The 26th edition of the United Nations Climate Change Conference, COP26, will be held in Glasgow, Scotland in November 2020. The pre-COP will take place in Milan, Italy.
CO2 emissions have slightly decreased, but levels still remain too high
Secondo uno studio inglese, le emissioni di CO2 potrebbero scendere dello 0,6 per cento nel 2015. I livelli, però, restano ancora troppo alti.
Carbon dioxide (CO2) emissions stabilised across 2014 globally. This year, they are likely to slightly decrease, by around 0.6%. This is what has emerged from a study published by the scientific magazine Nature Climate Change, which underlines this is the first time that a decrease is registered during a period of economic growth (GDP has increased by 3.4% globally last year and is likely to reach 3.1% by the end of 2015).
When will CO2 emissions peak?
The news has been released on Monday 7 December, the day the second week of COP21 talks has begun. Nevertheless, the study carried out by 70 researchers – coordinated by Corinne Le Quere of the University of East Anglia – has not to be read with great optimism.
The research indeed shows that 2015 will be not remembered as the year CO2 emissions have peaked and then followed by a steady decrease on the long run. On the contrary, according to The Guardian, Le Quere warned that “Rapid growth in emissions in other emerging countries dependent on coal means that emissions are likely to go upward again in a few years”.
In other words, even if emissions peak soon, total levels will be still high for a long time. Moreover, once dispersed, CO2 remains in the atmosphere for decades: this explains how far we are from a definitive solution. It’s interesting to notice that the slight decrease registered in 2015 is partly due to a decrease in coal consumption in China. This confirms two facts: first, coal is the number one enemy of the environment; second, without a proper energy transition in Asia and India the objective (limit the global average temperature rise to 2°C) set by COP21 participants will be difficult to be achieved by the end of the century.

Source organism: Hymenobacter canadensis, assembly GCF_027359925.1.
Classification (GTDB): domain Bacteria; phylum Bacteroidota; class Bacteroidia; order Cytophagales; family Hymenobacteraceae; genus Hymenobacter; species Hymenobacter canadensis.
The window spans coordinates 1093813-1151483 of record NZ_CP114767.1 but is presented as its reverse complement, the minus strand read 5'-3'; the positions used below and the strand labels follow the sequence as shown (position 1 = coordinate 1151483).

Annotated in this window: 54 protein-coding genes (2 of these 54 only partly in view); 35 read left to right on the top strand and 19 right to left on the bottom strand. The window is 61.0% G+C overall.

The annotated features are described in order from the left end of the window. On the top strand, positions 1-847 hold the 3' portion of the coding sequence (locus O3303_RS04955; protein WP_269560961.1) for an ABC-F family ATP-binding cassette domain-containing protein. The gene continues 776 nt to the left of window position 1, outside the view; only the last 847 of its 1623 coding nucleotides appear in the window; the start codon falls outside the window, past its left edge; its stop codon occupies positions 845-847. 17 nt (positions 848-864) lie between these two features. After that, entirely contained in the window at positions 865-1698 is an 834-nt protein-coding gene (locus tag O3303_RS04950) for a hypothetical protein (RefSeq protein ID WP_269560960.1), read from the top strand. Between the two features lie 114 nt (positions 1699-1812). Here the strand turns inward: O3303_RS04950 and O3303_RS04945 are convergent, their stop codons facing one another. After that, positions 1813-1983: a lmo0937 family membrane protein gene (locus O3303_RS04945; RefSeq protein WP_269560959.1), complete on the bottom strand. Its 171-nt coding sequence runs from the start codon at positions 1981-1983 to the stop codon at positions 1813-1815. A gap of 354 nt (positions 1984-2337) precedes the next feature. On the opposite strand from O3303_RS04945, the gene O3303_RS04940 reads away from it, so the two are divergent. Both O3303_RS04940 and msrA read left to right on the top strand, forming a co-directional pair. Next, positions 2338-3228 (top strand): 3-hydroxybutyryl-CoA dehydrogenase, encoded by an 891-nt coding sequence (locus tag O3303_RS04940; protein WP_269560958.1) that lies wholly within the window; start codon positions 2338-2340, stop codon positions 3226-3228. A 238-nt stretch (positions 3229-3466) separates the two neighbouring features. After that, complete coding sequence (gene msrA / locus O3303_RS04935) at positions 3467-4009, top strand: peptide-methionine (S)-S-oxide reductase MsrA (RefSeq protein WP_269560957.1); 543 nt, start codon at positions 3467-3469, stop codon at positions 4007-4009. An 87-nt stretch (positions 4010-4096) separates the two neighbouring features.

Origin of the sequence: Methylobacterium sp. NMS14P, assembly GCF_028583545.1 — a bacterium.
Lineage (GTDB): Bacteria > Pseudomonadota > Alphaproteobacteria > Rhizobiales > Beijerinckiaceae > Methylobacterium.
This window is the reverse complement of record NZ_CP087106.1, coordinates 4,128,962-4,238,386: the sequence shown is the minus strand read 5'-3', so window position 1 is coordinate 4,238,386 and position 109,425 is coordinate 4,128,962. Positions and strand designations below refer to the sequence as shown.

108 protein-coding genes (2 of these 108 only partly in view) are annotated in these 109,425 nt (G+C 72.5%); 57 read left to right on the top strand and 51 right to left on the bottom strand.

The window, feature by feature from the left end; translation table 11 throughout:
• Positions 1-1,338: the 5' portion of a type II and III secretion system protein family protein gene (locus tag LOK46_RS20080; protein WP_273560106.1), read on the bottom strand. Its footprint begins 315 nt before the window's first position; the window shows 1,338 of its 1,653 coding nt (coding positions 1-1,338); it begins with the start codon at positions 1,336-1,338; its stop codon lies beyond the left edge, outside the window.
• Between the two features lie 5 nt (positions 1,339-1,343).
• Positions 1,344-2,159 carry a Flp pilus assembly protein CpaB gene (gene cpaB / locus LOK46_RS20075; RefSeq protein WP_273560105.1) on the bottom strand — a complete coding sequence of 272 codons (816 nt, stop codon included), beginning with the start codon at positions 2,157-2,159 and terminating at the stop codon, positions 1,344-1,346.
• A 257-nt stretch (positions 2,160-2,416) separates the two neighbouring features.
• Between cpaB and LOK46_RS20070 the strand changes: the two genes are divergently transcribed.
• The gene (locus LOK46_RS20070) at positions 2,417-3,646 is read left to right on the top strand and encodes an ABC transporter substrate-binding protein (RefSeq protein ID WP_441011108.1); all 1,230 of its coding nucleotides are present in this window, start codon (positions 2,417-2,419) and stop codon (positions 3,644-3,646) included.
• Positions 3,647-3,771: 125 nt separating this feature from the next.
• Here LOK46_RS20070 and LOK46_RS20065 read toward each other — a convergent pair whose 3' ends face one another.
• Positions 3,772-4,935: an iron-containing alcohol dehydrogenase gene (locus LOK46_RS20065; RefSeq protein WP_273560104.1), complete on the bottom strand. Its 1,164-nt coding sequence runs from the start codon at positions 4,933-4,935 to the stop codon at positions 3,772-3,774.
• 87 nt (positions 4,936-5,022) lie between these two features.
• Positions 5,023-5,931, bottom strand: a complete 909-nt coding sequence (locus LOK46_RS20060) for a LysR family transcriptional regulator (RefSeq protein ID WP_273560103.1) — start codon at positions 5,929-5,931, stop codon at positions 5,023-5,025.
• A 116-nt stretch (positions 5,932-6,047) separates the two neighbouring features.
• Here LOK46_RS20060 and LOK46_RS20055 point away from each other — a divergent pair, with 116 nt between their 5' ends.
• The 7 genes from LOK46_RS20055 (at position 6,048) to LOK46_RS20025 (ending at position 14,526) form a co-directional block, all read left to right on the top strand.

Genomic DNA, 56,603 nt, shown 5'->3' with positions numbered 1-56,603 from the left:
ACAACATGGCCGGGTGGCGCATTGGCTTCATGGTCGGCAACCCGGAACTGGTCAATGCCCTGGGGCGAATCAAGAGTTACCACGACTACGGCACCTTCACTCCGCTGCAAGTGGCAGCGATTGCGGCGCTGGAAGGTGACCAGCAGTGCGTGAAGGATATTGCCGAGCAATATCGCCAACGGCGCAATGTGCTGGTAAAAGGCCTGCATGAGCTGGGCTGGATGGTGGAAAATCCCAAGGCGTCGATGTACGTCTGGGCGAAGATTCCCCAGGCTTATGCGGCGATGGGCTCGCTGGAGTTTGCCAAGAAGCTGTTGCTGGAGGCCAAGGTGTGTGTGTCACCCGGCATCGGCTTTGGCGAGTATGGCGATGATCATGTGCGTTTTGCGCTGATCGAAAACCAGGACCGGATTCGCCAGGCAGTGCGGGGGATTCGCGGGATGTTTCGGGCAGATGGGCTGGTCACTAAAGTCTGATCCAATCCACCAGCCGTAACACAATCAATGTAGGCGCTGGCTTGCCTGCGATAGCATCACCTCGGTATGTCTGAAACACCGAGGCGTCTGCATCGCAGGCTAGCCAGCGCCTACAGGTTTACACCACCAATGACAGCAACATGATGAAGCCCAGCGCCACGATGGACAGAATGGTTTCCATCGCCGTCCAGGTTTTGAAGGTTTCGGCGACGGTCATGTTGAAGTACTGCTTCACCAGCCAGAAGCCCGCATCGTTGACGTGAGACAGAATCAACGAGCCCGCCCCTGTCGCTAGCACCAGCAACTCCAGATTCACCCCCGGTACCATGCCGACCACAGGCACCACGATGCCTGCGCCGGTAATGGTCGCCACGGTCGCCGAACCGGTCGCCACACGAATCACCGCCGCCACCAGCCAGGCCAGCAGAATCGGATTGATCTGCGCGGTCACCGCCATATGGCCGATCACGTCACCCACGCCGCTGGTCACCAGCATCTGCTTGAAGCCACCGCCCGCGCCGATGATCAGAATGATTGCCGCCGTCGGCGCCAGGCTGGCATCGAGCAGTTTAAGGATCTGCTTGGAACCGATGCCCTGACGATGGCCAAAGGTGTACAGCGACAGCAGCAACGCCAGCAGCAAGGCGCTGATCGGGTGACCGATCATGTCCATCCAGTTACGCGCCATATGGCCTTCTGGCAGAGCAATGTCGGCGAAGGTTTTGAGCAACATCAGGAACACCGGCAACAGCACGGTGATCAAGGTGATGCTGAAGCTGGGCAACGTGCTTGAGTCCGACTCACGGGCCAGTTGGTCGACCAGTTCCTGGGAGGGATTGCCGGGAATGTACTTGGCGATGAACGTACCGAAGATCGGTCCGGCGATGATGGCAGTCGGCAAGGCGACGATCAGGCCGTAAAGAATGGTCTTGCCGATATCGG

300 million people lack access to electricity in India
Today, about 300 million people lack access to electricity in India. The country’s economic growth will probably lead to a decrease in such figure, resulting in a social progress. However, as for the environment, it is still not clear how the government of New Delhi will provide the population with a universal energy supply, if through renewables or coal and nuclear.
In Paris, India’s position was pretty much unclear: on the one hand, the government has launched an historic Solar Alliance (with the participation of over 100 countries located between the Tropic of Cancer and the Tropic of Capricorn); on the other hand, according to NGO observers at COP21, India would have vetoed the use of the word “decarbonisation” in the draft agreement.
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